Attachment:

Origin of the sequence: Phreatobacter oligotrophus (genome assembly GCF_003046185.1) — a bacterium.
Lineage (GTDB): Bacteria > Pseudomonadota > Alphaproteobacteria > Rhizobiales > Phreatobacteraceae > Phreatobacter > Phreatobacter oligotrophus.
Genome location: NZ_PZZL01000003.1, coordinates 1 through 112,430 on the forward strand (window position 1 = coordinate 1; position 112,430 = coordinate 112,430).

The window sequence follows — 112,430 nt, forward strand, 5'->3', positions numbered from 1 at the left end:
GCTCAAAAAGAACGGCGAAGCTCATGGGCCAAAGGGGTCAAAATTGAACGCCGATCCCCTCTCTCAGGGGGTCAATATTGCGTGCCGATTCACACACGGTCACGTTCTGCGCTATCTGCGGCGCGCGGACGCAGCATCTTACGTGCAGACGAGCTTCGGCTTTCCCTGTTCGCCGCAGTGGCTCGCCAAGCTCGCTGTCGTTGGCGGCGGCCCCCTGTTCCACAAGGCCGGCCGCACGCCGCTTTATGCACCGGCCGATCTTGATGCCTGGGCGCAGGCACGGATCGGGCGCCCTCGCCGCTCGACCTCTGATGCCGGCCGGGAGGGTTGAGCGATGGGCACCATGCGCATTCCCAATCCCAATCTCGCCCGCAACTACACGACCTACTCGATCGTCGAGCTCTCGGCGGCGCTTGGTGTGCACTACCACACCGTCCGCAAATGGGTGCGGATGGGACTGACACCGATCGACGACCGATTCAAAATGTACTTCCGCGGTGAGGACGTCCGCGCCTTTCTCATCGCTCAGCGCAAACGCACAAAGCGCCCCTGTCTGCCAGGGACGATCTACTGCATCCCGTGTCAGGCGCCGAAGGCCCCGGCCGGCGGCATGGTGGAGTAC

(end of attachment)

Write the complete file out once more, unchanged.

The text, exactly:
Origin of the sequence: Phreatobacter oligotrophus (genome assembly GCF_003046185.1) — a bacterium.
Lineage (GTDB): Bacteria > Pseudomonadota > Alphaproteobacteria > Rhizobiales > Phreatobacteraceae > Phreatobacter > Phreatobacter oligotrophus.
Genome location: NZ_PZZL01000003.1, coordinates 1 through 112,430 on the forward strand (window position 1 = coordinate 1; position 112,430 = coordinate 112,430).

The window sequence follows — 112,430 nt, forward strand, 5'->3', positions numbered from 1 at the left end:
GCTCAAAAAGAACGGCGAAGCTCATGGGCCAAAGGGGTCAAAATTGAACGCCGATCCCCTCTCTCAGGGGGTCAATATTGCGTGCCGATTCACACACGGTCACGTTCTGCGCTATCTGCGGCGCGCGGACGCAGCATCTTACGTGCAGACGAGCTTCGGCTTTCCCTGTTCGCCGCAGTGGCTCGCCAAGCTCGCTGTCGTTGGCGGCGGCCCCCTGTTCCACAAGGCCGGCCGCACGCCGCTTTATGCACCGGCCGATCTTGATGCCTGGGCGCAGGCACGGATCGGGCGCCCTCGCCGCTCGACCTCTGATGCCGGCCGGGAGGGTTGAGCGATGGGCACCATGCGCATTCCCAATCCCAATCTCGCCCGCAACTACACGACCTACTCGATCGTCGAGCTCTCGGCGGCGCTTGGTGTGCACTACCACACCGTCCGCAAATGGGTGCGGATGGGACTGACACCGATCGACGACCGATTCAAAATGTACTTCCGCGGTGAGGACGTCCGCGCCTTTCTCATCGCTCAGCGCAAACGCACAAAGCGCCCCTGTCTGCCAGGGACGATCTACTGCATCCCGTGTCAGGCGCCGAAGGCCCCGGCCGGCGGCATGGTGGAGTAC